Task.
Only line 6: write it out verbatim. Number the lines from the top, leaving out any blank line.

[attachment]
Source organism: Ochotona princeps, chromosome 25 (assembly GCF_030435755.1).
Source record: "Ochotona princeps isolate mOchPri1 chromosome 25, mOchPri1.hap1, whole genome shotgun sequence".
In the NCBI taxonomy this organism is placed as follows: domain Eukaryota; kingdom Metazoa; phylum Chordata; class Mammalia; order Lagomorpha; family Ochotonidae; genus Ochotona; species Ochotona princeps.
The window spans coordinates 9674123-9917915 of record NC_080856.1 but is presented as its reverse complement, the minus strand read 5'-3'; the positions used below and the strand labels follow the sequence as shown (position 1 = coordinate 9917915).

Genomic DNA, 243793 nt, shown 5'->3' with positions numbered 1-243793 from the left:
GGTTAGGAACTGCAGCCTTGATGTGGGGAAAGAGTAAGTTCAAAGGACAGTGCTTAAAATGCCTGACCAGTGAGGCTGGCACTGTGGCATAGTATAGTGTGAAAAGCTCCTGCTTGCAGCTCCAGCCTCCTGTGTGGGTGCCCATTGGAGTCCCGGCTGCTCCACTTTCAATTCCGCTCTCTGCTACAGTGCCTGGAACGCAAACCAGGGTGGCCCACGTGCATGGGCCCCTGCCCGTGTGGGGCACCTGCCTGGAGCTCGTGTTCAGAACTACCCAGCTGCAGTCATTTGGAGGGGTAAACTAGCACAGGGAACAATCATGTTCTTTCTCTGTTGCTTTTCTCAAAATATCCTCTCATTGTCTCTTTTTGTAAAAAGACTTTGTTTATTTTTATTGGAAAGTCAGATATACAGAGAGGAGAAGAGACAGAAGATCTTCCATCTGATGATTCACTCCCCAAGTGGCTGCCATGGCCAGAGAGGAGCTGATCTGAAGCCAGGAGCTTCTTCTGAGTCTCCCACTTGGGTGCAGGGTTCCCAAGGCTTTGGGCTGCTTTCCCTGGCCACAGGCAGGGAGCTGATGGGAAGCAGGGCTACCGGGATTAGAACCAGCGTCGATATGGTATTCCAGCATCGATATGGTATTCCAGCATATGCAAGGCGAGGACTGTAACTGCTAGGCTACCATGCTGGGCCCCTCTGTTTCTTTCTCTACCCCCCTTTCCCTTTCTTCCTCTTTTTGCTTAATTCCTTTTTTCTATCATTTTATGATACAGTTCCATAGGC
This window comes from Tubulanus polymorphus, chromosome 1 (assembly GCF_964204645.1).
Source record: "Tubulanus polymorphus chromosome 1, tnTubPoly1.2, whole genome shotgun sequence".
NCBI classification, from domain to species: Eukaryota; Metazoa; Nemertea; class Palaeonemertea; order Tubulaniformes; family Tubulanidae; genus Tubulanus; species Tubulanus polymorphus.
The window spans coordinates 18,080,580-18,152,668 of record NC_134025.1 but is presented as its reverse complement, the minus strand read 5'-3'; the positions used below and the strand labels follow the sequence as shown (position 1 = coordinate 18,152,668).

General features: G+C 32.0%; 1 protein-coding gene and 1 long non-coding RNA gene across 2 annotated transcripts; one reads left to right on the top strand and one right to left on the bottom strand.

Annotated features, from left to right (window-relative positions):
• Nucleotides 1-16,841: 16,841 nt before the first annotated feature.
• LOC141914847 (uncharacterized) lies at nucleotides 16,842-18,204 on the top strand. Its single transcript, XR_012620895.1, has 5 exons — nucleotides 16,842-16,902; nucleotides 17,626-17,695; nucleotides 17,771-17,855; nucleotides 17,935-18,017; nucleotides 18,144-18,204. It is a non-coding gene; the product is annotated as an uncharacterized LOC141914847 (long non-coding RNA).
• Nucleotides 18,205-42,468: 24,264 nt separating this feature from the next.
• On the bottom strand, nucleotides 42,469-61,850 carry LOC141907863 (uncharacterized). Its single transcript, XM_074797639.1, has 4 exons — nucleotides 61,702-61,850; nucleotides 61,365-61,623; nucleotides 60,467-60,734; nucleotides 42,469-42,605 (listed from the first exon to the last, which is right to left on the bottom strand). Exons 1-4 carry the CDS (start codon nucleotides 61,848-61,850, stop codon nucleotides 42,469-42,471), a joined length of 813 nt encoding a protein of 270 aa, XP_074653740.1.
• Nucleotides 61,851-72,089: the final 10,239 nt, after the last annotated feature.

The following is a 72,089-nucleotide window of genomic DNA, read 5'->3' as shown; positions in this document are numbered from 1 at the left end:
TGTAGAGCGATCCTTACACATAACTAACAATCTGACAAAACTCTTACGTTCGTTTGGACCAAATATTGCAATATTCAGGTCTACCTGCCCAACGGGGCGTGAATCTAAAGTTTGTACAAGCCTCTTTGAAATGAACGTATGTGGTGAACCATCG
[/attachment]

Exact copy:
GGTTAGGAACTGCAGCCTTGATGTGGGGAAAGAGTAAGTTCAAAGGACAGTGCTTAAAATGCCTGACCAGTGAGGCTGGCACTGTGGCATAGTATAGTGTGAAAAGCTCCTGCTTGCAGCTCCAGCCTCCTGTGTGGGTGCCCATTGGAGTCCCGGCTGCTCCACTTTCAATTCCGCTCTCTGCTACAGTGCCTGGAACGCAAACCAGGGTGGCCCACGTGCATGGGCCCCTGCCCGTGTGGGGCACCTGCCTGGAGCTCGTGTTCAGAACTACCCAGCTGCAGTCATTTGGAGGGGTAAACTAGCACAGGGAACAATCATGTTCTTTCTCTGTTGCTTTTCTCAAAATATCCTCTCATTGTCTCTTTTTGTAAAAAGACTTTGTTTATTTTTATTGGAAAGTCAGATATACAGAGAGGAGAAGAGACAGAAGATCTTCCATCTGATGATTCACTCCCCAAGTGGCTGCCATGGCCAGAGAGGAGCTGATCTGAAGCCAGGAGCTTCTTCTGAGTCTCCCACTTGGGTGCAGGGTTCCCAAGGCTTTGGGCTGCTTTCCCTGGCCACAGGCAGGGAGCTGATGGGAAGCAGGGCTACCGGGATTAGAACCAGCGTCGATATGGTATTCCAGCATCGATATGGTATTCCAGCATATGCAAGGCGAGGACTGTAACTGCTAGGCTACCATGCTGGGCCCCTCTGTTTCTTTCTCTACCCCCCTTTCCCTTTCTTCCTCTTTTTGCTTAATTCCTTTTTTCTATCATTTTATGATACAGTTCCATAGGC